When our first son was born in 2020, my wife and I named him Benedict, in part after the witness of the tremendous Pope Emeritus Benedict XVI, who died Saturday morning in Rome at age 95. Benedict will forever be remembered for his deep faith and capacity to transmit church teachings with cogency and depth, but what stands out perhaps more than anything else from his writings, speeches, and life is the stress he placed on two realities concerned with being a Christian: encounter and truth.
In his encyclical (formal letter written by a pope) called Deus Caritas Est (“God is Love,” in English), Benedict noted, “Being Christian is not the result of an ethical choice or lofty idea, but the encounter with an event, a person, which gives life a new horizon and a decisive direction.” As a learned theologian and a man of intense prayer, Benedict knew that people needed to hear this message: Being Christian is about a relationship with a person who actually lived and is alive today.
So many confuse the church’s mission and reason for existence. The church does not exist to bore its worshippers on Sundays, take their money, and give them orders on how to live their lives. The church exists as the concrete reality by which people today can experience Jesus as God and as having risen from the dead. Encounter-focused faith was a major mark of the pope’s ministry because without this being conveyed, Christianity, and the rest of the world, would disintegrate.
This is what our world needs to hear more than anything else. We are made for relationships, we need one another, and if the No. 1 relationship in our life (the one with God) is not alive, everything else crumbles. As noted in a recent article in The Federalist entitled “If Your Kids Are Unhappy, Take Them To Church,” Mary Rose Kulczak shows that attending worship leads to higher grades and a healthier sense of self-worth.
Sherry Weddell, author of a groundbreaking work in the Catholic Church entitled “Forming Intentional Disciples,” cites data that notes that a person’s belief in a personal God with whom they can have a relationship is directly correlated to whether they attend church on Sundays. It is all about encounter. If we know we are truly seen and loved by God and that we are truly seen and loved by others, the human spirit lives life to the fullest and feels fulfilled. Benedict XVI knew this in his bones, and he craved to transmit this truth to the world.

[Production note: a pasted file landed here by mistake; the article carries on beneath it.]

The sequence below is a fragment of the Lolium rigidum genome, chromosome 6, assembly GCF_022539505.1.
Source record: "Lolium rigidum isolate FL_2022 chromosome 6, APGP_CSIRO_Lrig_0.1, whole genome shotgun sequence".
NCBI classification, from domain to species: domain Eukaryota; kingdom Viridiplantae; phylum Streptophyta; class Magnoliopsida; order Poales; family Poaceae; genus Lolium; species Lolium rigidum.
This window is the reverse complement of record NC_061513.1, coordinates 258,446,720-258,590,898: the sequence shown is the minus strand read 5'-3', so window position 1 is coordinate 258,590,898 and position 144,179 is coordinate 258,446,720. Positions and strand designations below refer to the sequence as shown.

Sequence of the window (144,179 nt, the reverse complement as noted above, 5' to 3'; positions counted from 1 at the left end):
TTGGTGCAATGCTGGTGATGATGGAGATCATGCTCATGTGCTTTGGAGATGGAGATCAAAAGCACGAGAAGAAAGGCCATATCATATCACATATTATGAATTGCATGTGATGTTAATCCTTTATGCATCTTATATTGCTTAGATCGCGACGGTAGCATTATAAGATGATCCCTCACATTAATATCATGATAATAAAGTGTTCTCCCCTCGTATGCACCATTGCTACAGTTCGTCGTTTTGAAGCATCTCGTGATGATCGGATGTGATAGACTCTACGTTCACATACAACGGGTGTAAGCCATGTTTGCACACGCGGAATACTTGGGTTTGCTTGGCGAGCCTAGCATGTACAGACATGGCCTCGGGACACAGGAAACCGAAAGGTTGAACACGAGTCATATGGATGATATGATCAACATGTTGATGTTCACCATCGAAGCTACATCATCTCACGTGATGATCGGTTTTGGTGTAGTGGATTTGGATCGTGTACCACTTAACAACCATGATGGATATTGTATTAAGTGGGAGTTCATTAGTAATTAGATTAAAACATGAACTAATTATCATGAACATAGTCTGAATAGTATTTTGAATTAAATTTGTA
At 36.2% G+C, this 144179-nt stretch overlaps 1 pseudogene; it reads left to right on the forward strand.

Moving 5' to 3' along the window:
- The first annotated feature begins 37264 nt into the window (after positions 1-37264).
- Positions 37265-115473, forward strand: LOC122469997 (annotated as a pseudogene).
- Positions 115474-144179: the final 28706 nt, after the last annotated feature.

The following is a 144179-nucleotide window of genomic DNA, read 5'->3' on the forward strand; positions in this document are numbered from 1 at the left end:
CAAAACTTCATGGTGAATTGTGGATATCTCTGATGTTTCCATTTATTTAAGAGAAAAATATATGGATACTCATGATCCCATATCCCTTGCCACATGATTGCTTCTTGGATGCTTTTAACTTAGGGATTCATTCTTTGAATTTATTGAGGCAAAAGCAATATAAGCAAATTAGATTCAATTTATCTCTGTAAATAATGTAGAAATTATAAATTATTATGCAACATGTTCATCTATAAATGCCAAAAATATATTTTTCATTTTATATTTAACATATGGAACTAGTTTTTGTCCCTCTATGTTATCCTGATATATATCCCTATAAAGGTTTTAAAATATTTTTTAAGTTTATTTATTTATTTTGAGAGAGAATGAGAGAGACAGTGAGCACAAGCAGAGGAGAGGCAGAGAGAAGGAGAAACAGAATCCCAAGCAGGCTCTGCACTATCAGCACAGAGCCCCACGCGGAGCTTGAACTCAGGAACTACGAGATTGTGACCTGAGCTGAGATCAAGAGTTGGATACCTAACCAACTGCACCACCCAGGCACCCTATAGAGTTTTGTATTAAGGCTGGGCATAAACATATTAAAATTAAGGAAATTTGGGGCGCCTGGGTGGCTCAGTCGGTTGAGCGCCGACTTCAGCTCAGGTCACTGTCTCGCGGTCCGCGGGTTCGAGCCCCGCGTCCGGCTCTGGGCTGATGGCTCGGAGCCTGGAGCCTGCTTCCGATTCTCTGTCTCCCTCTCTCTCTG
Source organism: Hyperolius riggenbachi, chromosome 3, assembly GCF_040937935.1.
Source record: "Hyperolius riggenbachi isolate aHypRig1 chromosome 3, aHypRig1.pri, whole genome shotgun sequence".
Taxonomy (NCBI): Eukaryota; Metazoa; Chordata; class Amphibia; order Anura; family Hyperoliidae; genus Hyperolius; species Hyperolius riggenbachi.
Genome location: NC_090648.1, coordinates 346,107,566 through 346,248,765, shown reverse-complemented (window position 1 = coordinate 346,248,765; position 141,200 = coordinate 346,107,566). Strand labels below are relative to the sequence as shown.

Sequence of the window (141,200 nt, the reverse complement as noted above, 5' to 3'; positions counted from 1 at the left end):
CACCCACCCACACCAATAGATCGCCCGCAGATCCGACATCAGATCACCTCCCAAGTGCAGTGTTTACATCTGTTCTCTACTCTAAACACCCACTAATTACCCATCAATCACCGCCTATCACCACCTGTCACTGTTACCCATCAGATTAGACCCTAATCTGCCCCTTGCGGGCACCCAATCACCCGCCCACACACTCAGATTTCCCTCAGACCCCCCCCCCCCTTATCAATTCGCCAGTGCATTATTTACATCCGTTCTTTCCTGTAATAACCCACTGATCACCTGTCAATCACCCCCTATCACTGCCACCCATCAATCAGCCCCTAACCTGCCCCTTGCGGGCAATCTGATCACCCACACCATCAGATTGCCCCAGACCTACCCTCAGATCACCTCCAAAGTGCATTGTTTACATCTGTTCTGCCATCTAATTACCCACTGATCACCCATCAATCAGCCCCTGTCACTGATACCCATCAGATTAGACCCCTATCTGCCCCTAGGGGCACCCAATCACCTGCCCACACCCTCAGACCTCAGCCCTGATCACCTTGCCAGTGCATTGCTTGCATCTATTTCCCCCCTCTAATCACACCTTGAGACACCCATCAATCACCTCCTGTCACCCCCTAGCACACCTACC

The former pope also constantly spoke about the need to clarify the truth and fight against what he called the dictatorship of relativism. The definition of truth is the correct correlation between one’s mind and reality. Relativism is the doctrine that knowledge, truth, and morality exist in relation to culture, society, or historical context and are not absolute. Benedict consistently noted that this is the root of all of the issues of modern culture and society.
In his book “Christianity and the Crisis of Cultures,” he says: “it is the expression of a consciousness that would like to see God eradicated once and for all from the public life of humanity. … [I]n this way, relativism … becomes a dogmatism that believes itself in possession of the definitive knowledge of human reason.”
Relativism claims there is no absolute truth, but in doing so, it makes a claim for something absolute — that there is no truth. In doing so, relativism is defeated by its own definition. Benedict knew the illegitimacy of this false logic, but he also knew its dangers. If there is no God, then reason itself is erroneous. If there is no truth, then truth is determined by the powerful rather than discovered by the mind. That logic has placed our country in a lot of trouble. We need to rely on truth like Benedict did, even when it puts us at odds with what people feel and even when it makes us sound intolerant.
Truth exists outside of one’s feelings because the evidence is meant to be examined objectively. The former pope always desired to ponder the church’s teachings on morality through the lens of objectivity because that is why God gave us reason — He wants us to use it.
Without a spotlight on encounter and truth, the church will continue to decrease in its vitality and effects, and the culture will also become more and more corrupt with godless and lifeless philosophies. Benedict knew this, and he tried his best to showcase it. He held to his faith in a serious fashion because he held it to be true. Not because he was a bigot, but simply because he knew Jesus as a real person, and he knew Christianity is different from any other religion because it is based on real events that people saw with their eyes and touched with their hands.
When we allow ourselves to be receptive to who God actually is and what He said and did, we can experience the truth in a way that transforms us from the inside out. America today could use a good dose of encounter and truth. May the witness of Benedict provide part of the recipe for us to do so in this new year ahead.